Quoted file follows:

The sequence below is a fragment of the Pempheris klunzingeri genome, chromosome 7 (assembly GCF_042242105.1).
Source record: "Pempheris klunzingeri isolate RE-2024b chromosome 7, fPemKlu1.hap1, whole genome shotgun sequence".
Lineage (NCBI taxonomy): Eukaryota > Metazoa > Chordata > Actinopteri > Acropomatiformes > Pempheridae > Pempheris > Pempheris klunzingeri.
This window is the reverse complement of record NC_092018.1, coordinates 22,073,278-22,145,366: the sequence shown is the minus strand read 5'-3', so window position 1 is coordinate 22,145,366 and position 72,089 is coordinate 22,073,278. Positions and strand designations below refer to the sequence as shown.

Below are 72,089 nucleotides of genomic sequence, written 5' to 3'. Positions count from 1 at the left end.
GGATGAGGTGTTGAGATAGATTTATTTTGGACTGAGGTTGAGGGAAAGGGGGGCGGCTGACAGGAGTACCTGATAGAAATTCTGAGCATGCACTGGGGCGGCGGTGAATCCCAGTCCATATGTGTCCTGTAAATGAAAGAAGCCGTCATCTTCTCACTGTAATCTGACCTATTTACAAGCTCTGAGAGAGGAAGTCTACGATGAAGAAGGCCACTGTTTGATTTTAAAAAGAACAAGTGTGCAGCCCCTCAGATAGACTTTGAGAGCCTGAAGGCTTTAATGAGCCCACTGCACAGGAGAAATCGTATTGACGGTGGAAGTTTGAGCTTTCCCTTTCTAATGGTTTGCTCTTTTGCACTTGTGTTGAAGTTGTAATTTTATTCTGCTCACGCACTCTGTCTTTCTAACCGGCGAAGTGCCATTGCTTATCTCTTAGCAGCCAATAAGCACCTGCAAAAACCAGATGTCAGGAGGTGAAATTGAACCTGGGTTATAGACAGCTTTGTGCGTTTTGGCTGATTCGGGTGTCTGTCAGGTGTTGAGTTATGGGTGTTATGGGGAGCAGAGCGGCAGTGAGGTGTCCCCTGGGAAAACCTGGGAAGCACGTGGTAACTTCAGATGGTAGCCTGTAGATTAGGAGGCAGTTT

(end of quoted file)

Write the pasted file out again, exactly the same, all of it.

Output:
The sequence below is a fragment of the Pempheris klunzingeri genome, chromosome 7 (assembly GCF_042242105.1).
Source record: "Pempheris klunzingeri isolate RE-2024b chromosome 7, fPemKlu1.hap1, whole genome shotgun sequence".
Lineage (NCBI taxonomy): Eukaryota > Metazoa > Chordata > Actinopteri > Acropomatiformes > Pempheridae > Pempheris > Pempheris klunzingeri.
This window is the reverse complement of record NC_092018.1, coordinates 22,073,278-22,145,366: the sequence shown is the minus strand read 5'-3', so window position 1 is coordinate 22,145,366 and position 72,089 is coordinate 22,073,278. Positions and strand designations below refer to the sequence as shown.

Below are 72,089 nucleotides of genomic sequence, written 5' to 3'. Positions count from 1 at the left end.
GGATGAGGTGTTGAGATAGATTTATTTTGGACTGAGGTTGAGGGAAAGGGGGGCGGCTGACAGGAGTACCTGATAGAAATTCTGAGCATGCACTGGGGCGGCGGTGAATCCCAGTCCATATGTGTCCTGTAAATGAAAGAAGCCGTCATCTTCTCACTGTAATCTGACCTATTTACAAGCTCTGAGAGAGGAAGTCTACGATGAAGAAGGCCACTGTTTGATTTTAAAAAGAACAAGTGTGCAGCCCCTCAGATAGACTTTGAGAGCCTGAAGGCTTTAATGAGCCCACTGCACAGGAGAAATCGTATTGACGGTGGAAGTTTGAGCTTTCCCTTTCTAATGGTTTGCTCTTTTGCACTTGTGTTGAAGTTGTAATTTTATTCTGCTCACGCACTCTGTCTTTCTAACCGGCGAAGTGCCATTGCTTATCTCTTAGCAGCCAATAAGCACCTGCAAAAACCAGATGTCAGGAGGTGAAATTGAACCTGGGTTATAGACAGCTTTGTGCGTTTTGGCTGATTCGGGTGTCTGTCAGGTGTTGAGTTATGGGTGTTATGGGGAGCAGAGCGGCAGTGAGGTGTCCCCTGGGAAAACCTGGGAAGCACGTGGTAACTTCAGATGGTAGCCTGTAGATTAGGAGGCAGTTT